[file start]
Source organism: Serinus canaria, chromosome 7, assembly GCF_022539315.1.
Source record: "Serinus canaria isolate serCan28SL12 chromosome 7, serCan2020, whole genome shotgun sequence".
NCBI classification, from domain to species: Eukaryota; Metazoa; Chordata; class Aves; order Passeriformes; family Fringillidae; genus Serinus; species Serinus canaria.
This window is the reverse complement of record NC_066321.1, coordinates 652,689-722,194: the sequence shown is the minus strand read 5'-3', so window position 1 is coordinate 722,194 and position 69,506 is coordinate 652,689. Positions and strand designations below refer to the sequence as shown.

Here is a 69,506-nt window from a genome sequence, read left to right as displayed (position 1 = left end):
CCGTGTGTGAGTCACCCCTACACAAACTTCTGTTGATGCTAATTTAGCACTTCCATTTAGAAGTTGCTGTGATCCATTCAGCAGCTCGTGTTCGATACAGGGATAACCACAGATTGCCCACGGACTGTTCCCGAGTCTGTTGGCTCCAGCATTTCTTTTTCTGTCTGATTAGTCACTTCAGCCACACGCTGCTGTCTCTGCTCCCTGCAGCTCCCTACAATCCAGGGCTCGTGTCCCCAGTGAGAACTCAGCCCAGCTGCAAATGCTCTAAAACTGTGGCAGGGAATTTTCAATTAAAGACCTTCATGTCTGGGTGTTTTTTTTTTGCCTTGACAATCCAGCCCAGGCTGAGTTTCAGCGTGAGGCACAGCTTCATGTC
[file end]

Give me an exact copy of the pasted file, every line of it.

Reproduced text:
Source organism: Serinus canaria, chromosome 7, assembly GCF_022539315.1.
Source record: "Serinus canaria isolate serCan28SL12 chromosome 7, serCan2020, whole genome shotgun sequence".
NCBI classification, from domain to species: Eukaryota; Metazoa; Chordata; class Aves; order Passeriformes; family Fringillidae; genus Serinus; species Serinus canaria.
This window is the reverse complement of record NC_066321.1, coordinates 652,689-722,194: the sequence shown is the minus strand read 5'-3', so window position 1 is coordinate 722,194 and position 69,506 is coordinate 652,689. Positions and strand designations below refer to the sequence as shown.

Here is a 69,506-nt window from a genome sequence, read left to right as displayed (position 1 = left end):
CCGTGTGTGAGTCACCCCTACACAAACTTCTGTTGATGCTAATTTAGCACTTCCATTTAGAAGTTGCTGTGATCCATTCAGCAGCTCGTGTTCGATACAGGGATAACCACAGATTGCCCACGGACTGTTCCCGAGTCTGTTGGCTCCAGCATTTCTTTTTCTGTCTGATTAGTCACTTCAGCCACACGCTGCTGTCTCTGCTCCCTGCAGCTCCCTACAATCCAGGGCTCGTGTCCCCAGTGAGAACTCAGCCCAGCTGCAAATGCTCTAAAACTGTGGCAGGGAATTTTCAATTAAAGACCTTCATGTCTGGGTGTTTTTTTTTTGCCTTGACAATCCAGCCCAGGCTGAGTTTCAGCGTGAGGCACAGCTTCATGTC